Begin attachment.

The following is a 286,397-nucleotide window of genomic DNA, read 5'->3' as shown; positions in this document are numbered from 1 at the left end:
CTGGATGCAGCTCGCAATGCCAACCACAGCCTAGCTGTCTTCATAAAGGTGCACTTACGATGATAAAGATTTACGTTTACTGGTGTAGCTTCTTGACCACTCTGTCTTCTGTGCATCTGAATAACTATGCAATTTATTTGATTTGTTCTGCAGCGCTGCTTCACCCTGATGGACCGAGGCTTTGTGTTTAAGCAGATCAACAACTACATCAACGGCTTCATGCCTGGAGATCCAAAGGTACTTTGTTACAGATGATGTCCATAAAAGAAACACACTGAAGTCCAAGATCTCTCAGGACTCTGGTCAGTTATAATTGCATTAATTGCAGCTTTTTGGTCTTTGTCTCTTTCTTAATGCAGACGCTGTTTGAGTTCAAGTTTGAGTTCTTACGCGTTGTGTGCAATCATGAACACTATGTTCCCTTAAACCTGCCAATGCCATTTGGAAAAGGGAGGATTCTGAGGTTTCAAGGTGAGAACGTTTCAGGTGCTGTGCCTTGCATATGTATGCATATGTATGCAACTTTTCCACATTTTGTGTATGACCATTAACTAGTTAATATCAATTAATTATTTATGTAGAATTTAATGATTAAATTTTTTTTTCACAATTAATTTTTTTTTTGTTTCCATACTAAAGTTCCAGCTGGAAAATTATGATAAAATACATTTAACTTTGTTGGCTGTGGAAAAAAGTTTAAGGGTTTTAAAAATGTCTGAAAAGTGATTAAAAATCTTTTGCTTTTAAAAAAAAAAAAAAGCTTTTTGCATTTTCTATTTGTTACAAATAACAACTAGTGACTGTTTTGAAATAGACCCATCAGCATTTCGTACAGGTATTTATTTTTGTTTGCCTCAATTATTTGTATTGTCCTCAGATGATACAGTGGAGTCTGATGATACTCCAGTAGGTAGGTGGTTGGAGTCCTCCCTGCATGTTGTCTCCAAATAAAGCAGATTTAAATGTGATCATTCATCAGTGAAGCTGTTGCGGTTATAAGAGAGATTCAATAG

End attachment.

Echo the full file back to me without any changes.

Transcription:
The following is a 286,397-nucleotide window of genomic DNA, read 5'->3' as shown; positions in this document are numbered from 1 at the left end:
CTGGATGCAGCTCGCAATGCCAACCACAGCCTAGCTGTCTTCATAAAGGTGCACTTACGATGATAAAGATTTACGTTTACTGGTGTAGCTTCTTGACCACTCTGTCTTCTGTGCATCTGAATAACTATGCAATTTATTTGATTTGTTCTGCAGCGCTGCTTCACCCTGATGGACCGAGGCTTTGTGTTTAAGCAGATCAACAACTACATCAACGGCTTCATGCCTGGAGATCCAAAGGTACTTTGTTACAGATGATGTCCATAAAAGAAACACACTGAAGTCCAAGATCTCTCAGGACTCTGGTCAGTTATAATTGCATTAATTGCAGCTTTTTGGTCTTTGTCTCTTTCTTAATGCAGACGCTGTTTGAGTTCAAGTTTGAGTTCTTACGCGTTGTGTGCAATCATGAACACTATGTTCCCTTAAACCTGCCAATGCCATTTGGAAAAGGGAGGATTCTGAGGTTTCAAGGTGAGAACGTTTCAGGTGCTGTGCCTTGCATATGTATGCATATGTATGCAACTTTTCCACATTTTGTGTATGACCATTAACTAGTTAATATCAATTAATTATTTATGTAGAATTTAATGATTAAATTTTTTTTTCACAATTAATTTTTTTTTTGTTTCCATACTAAAGTTCCAGCTGGAAAATTATGATAAAATACATTTAACTTTGTTGGCTGTGGAAAAAAGTTTAAGGGTTTTAAAAATGTCTGAAAAGTGATTAAAAATCTTTTGCTTTTAAAAAAAAAAAAAAGCTTTTTGCATTTTCTATTTGTTACAAATAACAACTAGTGACTGTTTTGAAATAGACCCATCAGCATTTCGTACAGGTATTTATTTTTGTTTGCCTCAATTATTTGTATTGTCCTCAGATGATACAGTGGAGTCTGATGATACTCCAGTAGGTAGGTGGTTGGAGTCCTCCCTGCATGTTGTCTCCAAATAAAGCAGATTTAAATGTGATCATTCATCAGTGAAGCTGTTGCGGTTATAAGAGAGATTCAATAG